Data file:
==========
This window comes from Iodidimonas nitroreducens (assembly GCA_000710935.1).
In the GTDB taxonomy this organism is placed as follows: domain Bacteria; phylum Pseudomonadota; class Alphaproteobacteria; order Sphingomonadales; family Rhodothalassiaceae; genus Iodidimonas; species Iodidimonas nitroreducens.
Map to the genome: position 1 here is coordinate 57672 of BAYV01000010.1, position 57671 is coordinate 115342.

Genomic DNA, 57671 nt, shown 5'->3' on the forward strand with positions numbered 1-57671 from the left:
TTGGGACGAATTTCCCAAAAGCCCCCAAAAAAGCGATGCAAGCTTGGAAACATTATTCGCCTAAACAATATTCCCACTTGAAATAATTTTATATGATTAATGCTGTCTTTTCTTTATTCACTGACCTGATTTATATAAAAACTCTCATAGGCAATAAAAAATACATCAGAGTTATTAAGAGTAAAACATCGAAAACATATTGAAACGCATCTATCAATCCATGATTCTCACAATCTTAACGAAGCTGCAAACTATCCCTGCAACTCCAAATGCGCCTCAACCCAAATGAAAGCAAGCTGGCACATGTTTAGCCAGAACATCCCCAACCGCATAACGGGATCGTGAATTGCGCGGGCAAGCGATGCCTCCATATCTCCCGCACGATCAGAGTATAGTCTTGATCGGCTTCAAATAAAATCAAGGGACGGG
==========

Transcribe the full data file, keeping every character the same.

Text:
This window comes from Iodidimonas nitroreducens (assembly GCA_000710935.1).
In the GTDB taxonomy this organism is placed as follows: domain Bacteria; phylum Pseudomonadota; class Alphaproteobacteria; order Sphingomonadales; family Rhodothalassiaceae; genus Iodidimonas; species Iodidimonas nitroreducens.
Map to the genome: position 1 here is coordinate 57672 of BAYV01000010.1, position 57671 is coordinate 115342.

Genomic DNA, 57671 nt, shown 5'->3' on the forward strand with positions numbered 1-57671 from the left:
TTGGGACGAATTTCCCAAAAGCCCCCAAAAAAGCGATGCAAGCTTGGAAACATTATTCGCCTAAACAATATTCCCACTTGAAATAATTTTATATGATTAATGCTGTCTTTTCTTTATTCACTGACCTGATTTATATAAAAACTCTCATAGGCAATAAAAAATACATCAGAGTTATTAAGAGTAAAACATCGAAAACATATTGAAACGCATCTATCAATCCATGATTCTCACAATCTTAACGAAGCTGCAAACTATCCCTGCAACTCCAAATGCGCCTCAACCCAAATGAAAGCAAGCTGGCACATGTTTAGCCAGAACATCCCCAACCGCATAACGGGATCGTGAATTGCGCGGGCAAGCGATGCCTCCATATCTCCCGCACGATCAGAGTATAGTCTTGATCGGCTTCAAATAAAATCAAGGGACGGG